Great insight! Thanks for tackling this. As someone who has owned several businesses, I have been strongly influenced by both Michael Gerber and Seth Godin. I think you’re on to something when you say they are both right–it depends on what you are trying to achieve. They are different approaches, and they work in different situations.

    One thing Godin writes that I disagree strongly with is “If you build a business filled with rules and procedures that are designed to allow you to hire cheap people, you will have to produce a product without humanity or personalization or connection. Which means the you’ll have to lower your prices to compete. Which leads to a race to the bottom. (Linchpin, pg 11).” Gerber isn’t advocating hiring “cheap people,” but people that are appropriate for the job and whose work can be systematized to produce an excellent result.

    If you remember the narrative upon which The E-Myth Revisited is structured–Sarah and her shop All About Pies–they weren’t creating a business “without humanity or personalization or connection.” Sarah was creating a system by which her business could deliver consistent quality and the connection that her customers wanted. She didn’t hire drones, but she was able to hire people to replicate some of the work she had been doing to create a predictable and positive result. Nordstrom doesn’t hire drones, but you don’t have to be waited on by John W. Nordstrom to enjoy a superior shopping experience. Starbucks doesn’t hire drones, but they don’t depend on Howard Schultz to be everyone’s barista, either.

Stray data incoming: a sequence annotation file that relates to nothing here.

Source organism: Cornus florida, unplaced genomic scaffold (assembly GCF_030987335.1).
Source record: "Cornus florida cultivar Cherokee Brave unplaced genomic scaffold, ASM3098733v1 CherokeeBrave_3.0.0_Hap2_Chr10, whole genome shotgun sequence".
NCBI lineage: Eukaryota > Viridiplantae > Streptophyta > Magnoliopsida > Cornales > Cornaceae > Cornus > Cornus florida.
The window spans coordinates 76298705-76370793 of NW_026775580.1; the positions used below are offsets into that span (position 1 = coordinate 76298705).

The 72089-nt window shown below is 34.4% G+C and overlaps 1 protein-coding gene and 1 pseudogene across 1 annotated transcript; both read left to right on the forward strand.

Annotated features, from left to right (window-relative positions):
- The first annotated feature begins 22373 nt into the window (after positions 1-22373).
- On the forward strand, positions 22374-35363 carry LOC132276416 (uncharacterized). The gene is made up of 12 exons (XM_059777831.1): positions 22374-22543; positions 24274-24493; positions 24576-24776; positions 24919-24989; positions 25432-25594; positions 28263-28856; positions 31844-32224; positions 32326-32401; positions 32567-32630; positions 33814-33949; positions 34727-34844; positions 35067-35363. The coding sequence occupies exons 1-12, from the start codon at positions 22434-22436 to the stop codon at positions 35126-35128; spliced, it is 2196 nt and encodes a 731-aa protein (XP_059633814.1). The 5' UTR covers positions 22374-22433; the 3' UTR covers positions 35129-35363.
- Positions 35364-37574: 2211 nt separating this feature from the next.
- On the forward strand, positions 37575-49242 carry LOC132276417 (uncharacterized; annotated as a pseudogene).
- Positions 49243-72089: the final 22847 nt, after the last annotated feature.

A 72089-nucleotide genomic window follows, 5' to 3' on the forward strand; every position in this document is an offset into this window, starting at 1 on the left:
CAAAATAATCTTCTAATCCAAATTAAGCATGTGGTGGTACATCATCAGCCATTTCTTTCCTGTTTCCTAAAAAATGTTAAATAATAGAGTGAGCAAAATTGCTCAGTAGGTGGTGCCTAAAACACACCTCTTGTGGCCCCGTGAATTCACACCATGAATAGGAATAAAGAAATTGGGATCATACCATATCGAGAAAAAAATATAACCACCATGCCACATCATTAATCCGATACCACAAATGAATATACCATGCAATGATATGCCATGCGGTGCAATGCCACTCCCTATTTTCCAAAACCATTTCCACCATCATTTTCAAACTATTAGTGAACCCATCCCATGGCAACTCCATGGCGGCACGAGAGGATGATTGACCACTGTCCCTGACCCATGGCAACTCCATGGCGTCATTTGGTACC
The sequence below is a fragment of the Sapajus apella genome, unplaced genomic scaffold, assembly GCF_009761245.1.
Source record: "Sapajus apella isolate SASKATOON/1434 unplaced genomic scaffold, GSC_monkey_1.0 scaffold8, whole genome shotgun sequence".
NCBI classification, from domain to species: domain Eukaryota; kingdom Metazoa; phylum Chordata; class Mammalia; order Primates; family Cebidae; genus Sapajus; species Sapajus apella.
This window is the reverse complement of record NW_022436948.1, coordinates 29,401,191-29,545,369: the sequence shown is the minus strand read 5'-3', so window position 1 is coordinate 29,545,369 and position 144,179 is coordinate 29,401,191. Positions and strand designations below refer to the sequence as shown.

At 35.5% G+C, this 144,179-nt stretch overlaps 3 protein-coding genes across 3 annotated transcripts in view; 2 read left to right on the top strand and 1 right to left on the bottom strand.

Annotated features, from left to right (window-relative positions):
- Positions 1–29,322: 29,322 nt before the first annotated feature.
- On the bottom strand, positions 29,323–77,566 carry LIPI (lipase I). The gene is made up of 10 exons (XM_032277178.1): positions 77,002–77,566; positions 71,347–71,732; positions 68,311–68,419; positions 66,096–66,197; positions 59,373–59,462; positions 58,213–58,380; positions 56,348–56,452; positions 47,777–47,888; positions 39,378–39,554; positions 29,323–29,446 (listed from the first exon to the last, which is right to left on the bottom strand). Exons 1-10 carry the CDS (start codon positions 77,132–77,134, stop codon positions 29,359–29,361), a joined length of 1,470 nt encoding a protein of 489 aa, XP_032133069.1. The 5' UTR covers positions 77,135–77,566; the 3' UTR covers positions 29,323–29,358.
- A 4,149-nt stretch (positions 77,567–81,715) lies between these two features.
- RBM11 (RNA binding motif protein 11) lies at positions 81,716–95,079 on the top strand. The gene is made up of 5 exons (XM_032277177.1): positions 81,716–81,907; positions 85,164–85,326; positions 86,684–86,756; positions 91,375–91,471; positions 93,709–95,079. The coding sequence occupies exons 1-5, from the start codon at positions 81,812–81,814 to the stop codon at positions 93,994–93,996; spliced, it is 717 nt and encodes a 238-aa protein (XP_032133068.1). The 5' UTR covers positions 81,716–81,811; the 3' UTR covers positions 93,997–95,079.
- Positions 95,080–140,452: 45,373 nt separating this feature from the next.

Ron Tester recently posted..If You’re Thinking About Starting a Business, Get to Know The Lean Startup MethodologyMy Profile

  3. Ivan Kaye
    September 30, 2012 | 8:04 am

    The advantage with Systemising and Gerbers philosophy of hiring the right average person to do the job, is the opportunity to train the average people to become the best people. There is a basic level of knowledge required to become a lawyer or an accountant, prodessional or tradesman…With the right systems and procedures, backed up with the right marketing…. The “average” systemised business, that can be scaled independently from a linchpin, will win everytime!!

  4. Cheryl from BusinessChic
    November 11, 2012 | 12:04 pm

    I’ve just started reading Gerber’s books so a timely read- thank you for the insights from yourself and some savvy commenters! Based on this article I’m not sure how bloggers could earn enough in the first place to outsource tasks to others so that they can focus on their Linchpin tasks; a chicken and the egg situation IMO!
    Cheryl from BusinessChic recently posted..Comment on The Shirtmaker by busichicMy Profile

  5. Brian
    January 17, 2013 | 3:30 pm

    I loved Linchpin and just recently found out about Michael Gerber. Both will be on my upcoming blog post, “20 Business Books to Read Before, While, or After Eating Pizza.”

    If you have a fave business book of all time, you can share it w/me along with 3-4 lines about it and I’d also need your fave pizza or pizzeria.

    Glad to have found your site. Thanks for following me on Twitter.

    By the way, your commentluv plugin may not be working. In picking up my latest posts, only the ten latest comments showed up, not ten latest posts. I went to another commentluv enabled blog to see if the problem was replicated, it wasn’t.
    Brian recently posted..Comment on Frato’s Pizza in Schaumburg, IL (a Chicago area pizzeria) by Jamie ClarMy Profile

  6. James Randall
    December 6, 2013 | 1:41 am

    I don’t care how “remarkable” you are or how “indispensable” you are. Heck, I create systems that I use myself. Why? Because they save time and help me give consistent results to my customers.

    Seth Godin runs a small business called Squidoo, and I have a couple of Squidoo lenses. I had a minor technical problem, but it took MONTHS to resolve.

    Seth Godin could learn a lot from Michael Gerber.

  7. reeba madni
    March 12, 2017 | 12:55 am

    This indeed is an interesting yet informative article. Thanks for sharing your thoughts.
    keep up the good work!